A pilot study on nitration/dysfunction of NK1 segment of myogenic stem cell activator HGF

Alaa Elgaabari, Nana Imatomi, Hirochika Kido, Miyumi Seki, Sakiho Tanaka, Yuji Matsuyoshi, Takashi Nakashima, Shoko Sawano, Wataru Mizunoya, Takahiro Suzuki, Mako Nakamura, Judy E. Anderson, Ryuichi Tatsumi

Research output: Contribution to journalArticlepeer-review

Abstract

Protein tyrosine residue (Y) nitration, a post-translational chemical-modification mode, has been associated with changes in protein activity and function; hence the accumulation of specific nitrated proteins in tissues may be used to monitor the onset and progression of pathological disorders. To verify the possible impact of nitration on postnatal muscle growth and regeneration, a pilot study was designed to examine the nitration/dysfunction of hepatocyte growth factor (HGF), a key ligand that is released from the extracellular tethering and activates myogenic stem satellite cells to enter the cell cycle upon muscle stretch and injury. Exposure of recombinant HGF (a hetero-dimer of α- and β-chains) to peroxynitrite induces Y nitration in HGF α-chain under physiological conditions. Physiological significance of this finding was emphasized by Western blotting that showed the NK1 segment of HGF (including a K1 domain critical for signaling-receptor c-met binding) undergoes nitration with a primary target of Y198. Peroxynitrite treatment abolished HGF-agonistic activity of the NK1 segment, as revealed by in vitro c-met binding and bromodeoxyuridine-incorporation assays. Importantly, direct-immunofluorescence microscopy of rat lower hind-limb muscles from two aged-groups (2-month-old “young” and 12-month-old “retired/adult”) provided in vivo evidence for age-related nitration of extracellular HGF (Y198). Overall, findings provide the insight that HGF/NK1 nitration/dysfunction perturbs myogenic stem cell dynamics and homeostasis; hence NK1 nitration may stimulate progression of muscular disorders and diseases including sarcopenia.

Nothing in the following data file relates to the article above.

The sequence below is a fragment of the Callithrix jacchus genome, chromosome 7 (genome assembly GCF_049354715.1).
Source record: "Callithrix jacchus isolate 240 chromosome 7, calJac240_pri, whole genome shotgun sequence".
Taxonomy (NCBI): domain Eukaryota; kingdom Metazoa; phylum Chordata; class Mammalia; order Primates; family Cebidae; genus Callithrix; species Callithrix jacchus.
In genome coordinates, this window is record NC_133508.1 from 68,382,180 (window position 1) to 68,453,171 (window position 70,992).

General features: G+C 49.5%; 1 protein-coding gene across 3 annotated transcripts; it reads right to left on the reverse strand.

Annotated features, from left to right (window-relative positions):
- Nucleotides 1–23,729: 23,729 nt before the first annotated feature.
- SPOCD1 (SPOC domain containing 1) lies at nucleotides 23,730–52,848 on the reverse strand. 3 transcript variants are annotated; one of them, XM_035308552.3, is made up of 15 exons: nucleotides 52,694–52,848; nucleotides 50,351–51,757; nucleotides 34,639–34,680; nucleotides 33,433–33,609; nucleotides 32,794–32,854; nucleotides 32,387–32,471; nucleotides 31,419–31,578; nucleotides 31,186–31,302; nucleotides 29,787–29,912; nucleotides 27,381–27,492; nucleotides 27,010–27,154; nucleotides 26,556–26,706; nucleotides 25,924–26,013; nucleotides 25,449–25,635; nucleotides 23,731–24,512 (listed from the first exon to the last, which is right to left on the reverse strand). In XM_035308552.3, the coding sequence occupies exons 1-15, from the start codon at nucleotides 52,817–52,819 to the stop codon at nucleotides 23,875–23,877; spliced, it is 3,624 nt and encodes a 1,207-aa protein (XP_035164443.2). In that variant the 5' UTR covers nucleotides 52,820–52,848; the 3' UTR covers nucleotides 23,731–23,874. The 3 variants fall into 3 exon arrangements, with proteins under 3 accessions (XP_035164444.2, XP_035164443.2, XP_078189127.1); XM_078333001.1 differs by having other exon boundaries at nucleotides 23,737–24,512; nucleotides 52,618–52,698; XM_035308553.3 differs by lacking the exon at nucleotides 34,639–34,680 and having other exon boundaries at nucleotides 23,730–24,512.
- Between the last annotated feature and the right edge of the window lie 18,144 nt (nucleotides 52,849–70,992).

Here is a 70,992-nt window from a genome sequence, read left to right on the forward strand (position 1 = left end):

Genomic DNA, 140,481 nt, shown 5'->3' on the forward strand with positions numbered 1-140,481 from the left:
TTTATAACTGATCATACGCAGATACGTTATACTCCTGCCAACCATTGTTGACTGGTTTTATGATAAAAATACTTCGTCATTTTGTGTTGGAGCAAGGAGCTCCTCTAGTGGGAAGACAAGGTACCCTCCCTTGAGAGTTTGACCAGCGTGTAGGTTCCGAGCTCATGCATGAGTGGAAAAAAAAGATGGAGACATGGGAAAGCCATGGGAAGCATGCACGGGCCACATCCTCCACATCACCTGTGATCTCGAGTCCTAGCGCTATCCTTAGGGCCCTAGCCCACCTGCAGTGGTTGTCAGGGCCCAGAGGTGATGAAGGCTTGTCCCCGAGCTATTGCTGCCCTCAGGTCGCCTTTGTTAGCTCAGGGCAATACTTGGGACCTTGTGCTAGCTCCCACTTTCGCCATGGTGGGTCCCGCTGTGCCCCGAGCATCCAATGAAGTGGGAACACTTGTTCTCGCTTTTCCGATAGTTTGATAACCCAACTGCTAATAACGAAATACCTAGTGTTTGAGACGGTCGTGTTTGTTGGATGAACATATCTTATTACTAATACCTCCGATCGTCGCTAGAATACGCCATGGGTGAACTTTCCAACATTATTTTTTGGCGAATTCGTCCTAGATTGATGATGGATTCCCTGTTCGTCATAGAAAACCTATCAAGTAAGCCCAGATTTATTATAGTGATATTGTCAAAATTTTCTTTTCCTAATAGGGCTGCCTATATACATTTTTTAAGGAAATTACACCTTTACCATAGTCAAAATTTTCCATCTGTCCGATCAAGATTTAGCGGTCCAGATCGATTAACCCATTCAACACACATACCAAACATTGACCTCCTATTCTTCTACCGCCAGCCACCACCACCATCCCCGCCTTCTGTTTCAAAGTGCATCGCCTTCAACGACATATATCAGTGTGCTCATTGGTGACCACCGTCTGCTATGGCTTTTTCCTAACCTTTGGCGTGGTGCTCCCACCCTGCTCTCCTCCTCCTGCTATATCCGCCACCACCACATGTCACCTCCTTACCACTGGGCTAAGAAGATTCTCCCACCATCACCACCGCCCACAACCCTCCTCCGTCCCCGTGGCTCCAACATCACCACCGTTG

Original languageEnglish
Article number101295
JournalBiochemistry and Biophysics Reports
Volume31
DOIs
Publication statusPublished - Sep 2022

All Science Journal Classification (ASJC) codes

  • Biophysics
  • Biochemistry

Fingerprint

Dive into the research topics of 'A pilot study on nitration/dysfunction of NK1 segment of myogenic stem cell activator HGF'. Together they form a unique fingerprint.

Cite this